Station Master Mr. Atan hands over the token key to the worker of an incoming train.

I have also read more about the railway and the level crossings (something which I have also not seen in action previously) by prominent bloggers such as Jerome Lim and Tan Kar Gee and decided to walk to the Bukit Panjang Level Crossing after shooting the station. We were lucky to finally see it in action.

A train travels across Choa Chu Kang Road at the Bukit Panjang level crossing, the widest in Singapore.

We also joined another walk by Jerome the following week where he basically covered the same track, but we had the benefit of him telling us more about the locations as well as the fortune of having several trains passing for us to photograph.

A train passes through an area of lush greenery after the Hillview Road girder bridge

By then I was fully into the railway thing and thought my collection wouldn’t be complete without a few trips to the Tanjong Pagar Railway Station, despite it having failed to inspire me on my earlier trip. Of course, with less than a month before closure, hordes of people have descended upon it. Perhaps it’s the increased activity, or the urgency of wanting to shoot something before it disappears altogether, I managed to get good shots of the place and the people within. I also explored the area surrounding it, venturing near the old and new signal houses as well as getting near the depot.

The art-deco style Tanjong Pagar Railway Station

Visitors taking photographs at the departure platform

Making a cup of teh tarik

The old train depot at Tanjong Pagar Railway Station forms a stark contrast to the new buildings in the background.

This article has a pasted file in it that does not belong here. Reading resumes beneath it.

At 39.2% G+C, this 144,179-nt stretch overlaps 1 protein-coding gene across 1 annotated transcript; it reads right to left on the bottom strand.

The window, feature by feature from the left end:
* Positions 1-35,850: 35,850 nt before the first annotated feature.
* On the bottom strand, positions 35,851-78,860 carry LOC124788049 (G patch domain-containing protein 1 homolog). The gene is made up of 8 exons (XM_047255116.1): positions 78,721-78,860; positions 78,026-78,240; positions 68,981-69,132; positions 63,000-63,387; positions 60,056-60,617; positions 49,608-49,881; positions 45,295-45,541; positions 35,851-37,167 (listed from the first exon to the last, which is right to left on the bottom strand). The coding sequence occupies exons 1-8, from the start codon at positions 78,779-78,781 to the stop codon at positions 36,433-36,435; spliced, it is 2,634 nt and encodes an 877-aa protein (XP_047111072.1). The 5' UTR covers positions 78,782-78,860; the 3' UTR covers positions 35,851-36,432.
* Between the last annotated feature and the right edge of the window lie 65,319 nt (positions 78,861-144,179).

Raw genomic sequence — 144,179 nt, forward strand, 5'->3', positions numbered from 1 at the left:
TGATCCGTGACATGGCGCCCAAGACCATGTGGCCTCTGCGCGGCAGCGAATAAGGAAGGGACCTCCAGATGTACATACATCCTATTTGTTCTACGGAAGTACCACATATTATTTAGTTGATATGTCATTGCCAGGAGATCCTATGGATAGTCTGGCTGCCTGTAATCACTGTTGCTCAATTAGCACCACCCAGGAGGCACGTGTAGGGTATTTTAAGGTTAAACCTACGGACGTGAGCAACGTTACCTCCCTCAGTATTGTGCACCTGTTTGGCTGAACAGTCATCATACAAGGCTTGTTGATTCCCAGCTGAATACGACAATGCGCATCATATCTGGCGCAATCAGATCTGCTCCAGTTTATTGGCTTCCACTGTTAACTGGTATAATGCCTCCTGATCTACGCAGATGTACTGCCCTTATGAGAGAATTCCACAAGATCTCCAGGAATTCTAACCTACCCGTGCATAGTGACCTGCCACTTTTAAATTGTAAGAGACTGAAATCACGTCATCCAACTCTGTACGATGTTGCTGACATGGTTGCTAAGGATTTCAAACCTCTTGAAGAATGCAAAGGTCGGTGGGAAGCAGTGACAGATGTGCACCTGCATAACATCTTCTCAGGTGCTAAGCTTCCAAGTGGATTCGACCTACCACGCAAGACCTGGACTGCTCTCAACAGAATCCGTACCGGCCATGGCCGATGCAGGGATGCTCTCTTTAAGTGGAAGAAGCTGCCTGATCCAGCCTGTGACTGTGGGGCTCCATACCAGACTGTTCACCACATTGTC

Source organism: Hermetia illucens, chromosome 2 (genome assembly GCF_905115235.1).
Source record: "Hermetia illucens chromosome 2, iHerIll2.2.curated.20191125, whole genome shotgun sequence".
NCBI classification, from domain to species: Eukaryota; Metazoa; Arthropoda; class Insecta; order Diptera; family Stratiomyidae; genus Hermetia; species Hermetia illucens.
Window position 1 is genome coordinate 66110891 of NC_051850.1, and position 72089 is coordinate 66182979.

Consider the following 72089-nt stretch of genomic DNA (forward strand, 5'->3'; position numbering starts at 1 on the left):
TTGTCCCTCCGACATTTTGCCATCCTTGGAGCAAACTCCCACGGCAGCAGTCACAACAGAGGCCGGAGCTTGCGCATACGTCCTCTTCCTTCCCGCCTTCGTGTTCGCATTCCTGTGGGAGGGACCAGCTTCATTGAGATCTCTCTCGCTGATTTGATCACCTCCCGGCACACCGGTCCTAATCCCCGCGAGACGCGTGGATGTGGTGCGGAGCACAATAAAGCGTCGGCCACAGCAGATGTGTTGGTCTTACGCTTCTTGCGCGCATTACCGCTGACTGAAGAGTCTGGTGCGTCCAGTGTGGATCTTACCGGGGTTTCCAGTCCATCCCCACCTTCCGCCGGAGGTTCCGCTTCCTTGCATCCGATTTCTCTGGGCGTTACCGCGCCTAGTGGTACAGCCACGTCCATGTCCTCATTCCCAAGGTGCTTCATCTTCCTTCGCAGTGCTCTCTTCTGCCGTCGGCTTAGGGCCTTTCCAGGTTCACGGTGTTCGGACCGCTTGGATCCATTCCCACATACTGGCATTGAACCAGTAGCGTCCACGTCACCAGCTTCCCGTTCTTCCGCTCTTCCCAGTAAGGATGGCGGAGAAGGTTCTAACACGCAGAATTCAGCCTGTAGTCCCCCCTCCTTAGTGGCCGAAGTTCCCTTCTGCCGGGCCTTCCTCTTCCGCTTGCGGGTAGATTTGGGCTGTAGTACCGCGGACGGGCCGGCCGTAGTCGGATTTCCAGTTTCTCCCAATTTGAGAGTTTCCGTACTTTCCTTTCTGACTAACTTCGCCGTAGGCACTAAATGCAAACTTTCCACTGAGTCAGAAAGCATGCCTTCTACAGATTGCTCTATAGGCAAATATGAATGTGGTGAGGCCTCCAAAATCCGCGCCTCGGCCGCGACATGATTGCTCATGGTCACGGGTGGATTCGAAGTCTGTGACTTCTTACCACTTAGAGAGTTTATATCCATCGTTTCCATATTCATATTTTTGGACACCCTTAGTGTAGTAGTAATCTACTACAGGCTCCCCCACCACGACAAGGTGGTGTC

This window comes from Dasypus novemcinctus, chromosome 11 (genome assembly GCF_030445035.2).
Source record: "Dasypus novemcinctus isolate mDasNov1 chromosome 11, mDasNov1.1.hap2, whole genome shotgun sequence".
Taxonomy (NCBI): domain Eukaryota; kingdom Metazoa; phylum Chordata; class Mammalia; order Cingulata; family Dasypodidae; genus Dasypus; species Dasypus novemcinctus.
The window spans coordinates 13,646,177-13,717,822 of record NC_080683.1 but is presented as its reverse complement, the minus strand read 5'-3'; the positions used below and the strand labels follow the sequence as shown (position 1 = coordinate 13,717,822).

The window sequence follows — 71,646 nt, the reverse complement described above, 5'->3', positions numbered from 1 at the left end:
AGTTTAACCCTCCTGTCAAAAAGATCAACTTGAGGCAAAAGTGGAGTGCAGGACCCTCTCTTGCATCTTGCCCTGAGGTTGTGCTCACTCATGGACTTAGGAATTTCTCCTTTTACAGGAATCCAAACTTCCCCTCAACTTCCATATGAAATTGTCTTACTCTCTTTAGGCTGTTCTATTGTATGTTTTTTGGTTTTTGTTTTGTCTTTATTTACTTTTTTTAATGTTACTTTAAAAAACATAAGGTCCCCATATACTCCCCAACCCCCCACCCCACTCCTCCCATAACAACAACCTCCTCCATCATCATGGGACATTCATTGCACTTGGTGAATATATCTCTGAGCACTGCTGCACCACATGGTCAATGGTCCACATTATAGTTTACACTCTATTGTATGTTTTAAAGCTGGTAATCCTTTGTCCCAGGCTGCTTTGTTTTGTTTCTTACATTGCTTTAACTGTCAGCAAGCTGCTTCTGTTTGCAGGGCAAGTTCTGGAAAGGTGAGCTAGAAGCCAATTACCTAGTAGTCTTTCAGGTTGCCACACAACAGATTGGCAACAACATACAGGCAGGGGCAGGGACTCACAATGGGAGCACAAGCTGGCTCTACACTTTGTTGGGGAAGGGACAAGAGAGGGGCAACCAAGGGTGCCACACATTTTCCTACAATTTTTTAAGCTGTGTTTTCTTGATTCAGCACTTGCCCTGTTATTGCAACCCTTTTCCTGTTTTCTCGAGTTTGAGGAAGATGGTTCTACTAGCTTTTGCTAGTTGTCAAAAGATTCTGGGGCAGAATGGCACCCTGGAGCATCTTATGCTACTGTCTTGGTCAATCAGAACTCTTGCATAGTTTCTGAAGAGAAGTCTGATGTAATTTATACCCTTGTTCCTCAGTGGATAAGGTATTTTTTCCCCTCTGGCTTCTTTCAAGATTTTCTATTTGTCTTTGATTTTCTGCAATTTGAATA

Having gone so deep into covering the last days of the KTM railway, I felt I had to shoot something on the last day of operations as well so as to complete the collection. Gilbert was with me to capture the momentous moment on that day too. Not having found out enough about the timings, we completely missed the last train driven by the Sultan of Johor but at least we caught the last passenger train leaving as well as the locomotive used by the sultan as it was being prepared.

The last passenger train departs from the Tanjong Pagar Railway Station at 10:30pm as bystanders wave to the passengers.

This was supposed to be the last train driven by the Sultan of Johor out of Singapore.

And that ended my short and memorable encounter with the KTM railway. I am glad to have discovered and captured it for posterity through my photos and blog posts. Thank you, Gilbert for alerting me to the walk and helping me discover the Bukit Timah Railway Station. And thanks to Eugene for organising the series of walks and to Jerome and Margie Hall for leading the walks. They have been an eye opener. I sure hope the green corridor proposal will be successful.

Source credit: CK Photography